Over the past six months, I decided to break up the novel in to a series of novella-length stories. Each story is approximately 150 to 200 pages. If you like epic sword and sorcery fantasy with a bit of necromancy, this series might for you.

The first novella is The War Ender’s Apprentice and comes out today! 

The War Ender's Apprentice copy

In the chaotic universe, many intelligent species are on the brink of war, but the Guild holds the violence at bay to foster peaceful trade. The most renowned War Ender is Lady Alana of House Eyreid. Alana hopes to train her beloved nephew, Roark, in her vocation.

It was supposed to be a simple training mission aboard an Interrealm slave ship. However, when Alana find her people enslaved, she murders the crew and rescues every slave—whether criminal, dishonored, or stolen. A fleeting vision of Roark’s future tells her to offer the newly freed Eohan a War Ender’s education.

For her vision to come true, Alana must rescue Eohan’s young brother who was sold in the last port and lost somewhere in the Realms, but first, they have a war to end.


Excerpt

Clouds rolled in, casting the Realm in deep shadows. The last sun dipped into the ocean. They pushed away from the shore on an unlit boat painted black as pitch. The sea was calm enough for Alana to steer the rudder and Roark to row without hindrance until they drifted into the current behind the larger ship.

At twenty-five paces, they dove into the water with a length of rope. As instructed, Roark carefully tethered the rowboat to the stern. Alana edged along the wooden hull. Wearing spiked gloves, she climbed to the upper deck.

Goddess, it stinks. A horrid mix of feces, bodily odors, vomit, blood and greasy pottage filled her nostrils. Over the hatchway stood the overseer holding a scourge of nine twisted thongs. His ill-fitted, ragged clothes looked as if they might rip any moment. His white hair was cropped short, but unwashed and ashy patches of skin flaked off his knees and elbows. She might have felt pity. However, a slave’s moan sang out into the air; the overseer hit his whip upon the grating. His eyes expressed eagerness to apply it upon the flesh of his victims.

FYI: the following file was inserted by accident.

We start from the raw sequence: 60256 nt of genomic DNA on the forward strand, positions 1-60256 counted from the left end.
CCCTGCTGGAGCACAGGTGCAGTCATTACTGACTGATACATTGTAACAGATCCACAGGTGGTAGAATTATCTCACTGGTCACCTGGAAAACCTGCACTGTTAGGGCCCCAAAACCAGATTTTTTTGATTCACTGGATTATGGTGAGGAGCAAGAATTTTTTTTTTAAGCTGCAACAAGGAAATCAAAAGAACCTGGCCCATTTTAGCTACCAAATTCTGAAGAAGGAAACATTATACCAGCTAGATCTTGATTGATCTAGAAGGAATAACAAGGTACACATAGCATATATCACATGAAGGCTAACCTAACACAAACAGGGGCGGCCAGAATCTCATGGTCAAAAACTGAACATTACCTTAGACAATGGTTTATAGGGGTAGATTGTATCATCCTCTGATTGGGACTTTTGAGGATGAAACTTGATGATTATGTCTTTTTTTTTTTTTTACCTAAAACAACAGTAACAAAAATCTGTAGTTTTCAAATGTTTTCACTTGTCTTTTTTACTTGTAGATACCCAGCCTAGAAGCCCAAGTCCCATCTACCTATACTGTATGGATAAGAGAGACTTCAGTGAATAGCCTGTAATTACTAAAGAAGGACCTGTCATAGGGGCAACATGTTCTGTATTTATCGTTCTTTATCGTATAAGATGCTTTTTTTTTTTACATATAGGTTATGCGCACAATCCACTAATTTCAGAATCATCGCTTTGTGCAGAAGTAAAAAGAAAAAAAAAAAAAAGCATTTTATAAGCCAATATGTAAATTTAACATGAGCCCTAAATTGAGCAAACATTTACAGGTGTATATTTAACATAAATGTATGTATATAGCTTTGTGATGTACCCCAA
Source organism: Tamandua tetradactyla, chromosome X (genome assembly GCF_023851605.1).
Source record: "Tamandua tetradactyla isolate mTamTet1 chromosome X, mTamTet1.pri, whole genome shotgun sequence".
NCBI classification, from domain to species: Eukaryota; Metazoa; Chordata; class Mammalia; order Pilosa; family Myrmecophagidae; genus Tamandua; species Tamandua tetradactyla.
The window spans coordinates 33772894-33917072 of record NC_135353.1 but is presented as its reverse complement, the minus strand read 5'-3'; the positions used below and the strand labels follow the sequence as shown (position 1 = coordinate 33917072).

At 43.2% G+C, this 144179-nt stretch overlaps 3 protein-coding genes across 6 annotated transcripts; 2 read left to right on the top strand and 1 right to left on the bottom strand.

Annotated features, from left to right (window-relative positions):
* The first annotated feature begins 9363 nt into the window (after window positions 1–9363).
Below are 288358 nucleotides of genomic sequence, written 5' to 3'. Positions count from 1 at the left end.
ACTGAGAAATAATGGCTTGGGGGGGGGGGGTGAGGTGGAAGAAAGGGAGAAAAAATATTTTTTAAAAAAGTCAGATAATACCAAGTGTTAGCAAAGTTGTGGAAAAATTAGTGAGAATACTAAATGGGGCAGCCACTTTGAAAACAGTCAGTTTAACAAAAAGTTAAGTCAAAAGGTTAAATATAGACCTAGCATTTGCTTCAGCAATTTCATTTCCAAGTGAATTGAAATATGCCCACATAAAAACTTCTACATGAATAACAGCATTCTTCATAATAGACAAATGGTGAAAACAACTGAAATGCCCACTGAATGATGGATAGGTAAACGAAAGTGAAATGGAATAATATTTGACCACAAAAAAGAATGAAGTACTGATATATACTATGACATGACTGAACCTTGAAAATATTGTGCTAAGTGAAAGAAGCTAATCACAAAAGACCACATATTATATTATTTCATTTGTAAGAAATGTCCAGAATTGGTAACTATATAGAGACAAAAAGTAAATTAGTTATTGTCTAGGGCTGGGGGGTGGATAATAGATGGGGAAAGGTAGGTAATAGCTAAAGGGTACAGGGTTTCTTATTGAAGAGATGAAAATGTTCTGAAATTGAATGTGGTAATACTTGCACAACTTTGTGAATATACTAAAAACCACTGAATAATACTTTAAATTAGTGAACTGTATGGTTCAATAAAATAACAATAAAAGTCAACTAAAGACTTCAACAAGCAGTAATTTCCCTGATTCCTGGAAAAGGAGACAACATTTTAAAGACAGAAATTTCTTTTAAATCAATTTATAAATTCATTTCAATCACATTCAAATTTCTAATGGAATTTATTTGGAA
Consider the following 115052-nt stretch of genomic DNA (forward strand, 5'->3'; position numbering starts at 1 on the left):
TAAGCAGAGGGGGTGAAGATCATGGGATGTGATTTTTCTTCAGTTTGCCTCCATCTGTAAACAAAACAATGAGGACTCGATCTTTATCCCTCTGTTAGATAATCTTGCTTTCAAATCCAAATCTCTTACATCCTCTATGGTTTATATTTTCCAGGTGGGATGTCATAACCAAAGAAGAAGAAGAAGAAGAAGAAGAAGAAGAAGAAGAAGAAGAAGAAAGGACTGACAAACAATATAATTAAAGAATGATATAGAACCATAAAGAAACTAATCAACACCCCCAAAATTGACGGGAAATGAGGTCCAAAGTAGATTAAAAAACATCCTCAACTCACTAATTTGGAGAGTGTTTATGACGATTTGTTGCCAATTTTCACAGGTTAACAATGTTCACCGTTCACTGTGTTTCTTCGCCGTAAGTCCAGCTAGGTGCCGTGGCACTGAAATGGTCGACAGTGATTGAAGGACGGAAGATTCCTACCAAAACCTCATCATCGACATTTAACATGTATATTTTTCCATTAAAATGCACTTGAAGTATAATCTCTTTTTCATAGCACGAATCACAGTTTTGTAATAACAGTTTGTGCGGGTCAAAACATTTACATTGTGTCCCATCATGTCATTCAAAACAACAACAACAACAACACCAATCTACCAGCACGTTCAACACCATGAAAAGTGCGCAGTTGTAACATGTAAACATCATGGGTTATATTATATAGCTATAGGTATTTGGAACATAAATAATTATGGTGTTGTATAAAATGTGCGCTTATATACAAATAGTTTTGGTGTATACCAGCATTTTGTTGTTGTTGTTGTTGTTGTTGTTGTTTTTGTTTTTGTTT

Alana’s deceased aunt reminded her conscience, “We don’t kill for vengeance, Alana Mira Eyreid.” But her mentor was dead; she was the Guild Master now.

Alana slid to the deck, removed her metal spikes, hid them in a lifeboat and waited for Roark’s signal. He slipped aft to find the purser. Alana crawled into the captain’s night compartment — a dank, private room one deck below.

In the dim twilight, Alana observed an emaciated Fairsinge woman loosely chained to the wall. Her neck was restrained by a tight iron collar. Her once smooth white cheek branded and ebony hair cropped to her scalp. Upon closer inspection, her body did not look as fully formed as a woman’s, but Alana did not know if that was malnutrition or age. Her eyes were crusted with dried tears, and her reddened nose had left a trail of snot to her mouth.

Knowing the sheer stupidity of such an action, Alana knelt before her and pulled off her face mask and exposed her three-pointed ear.

A hint of life came back into the girl’s eyes.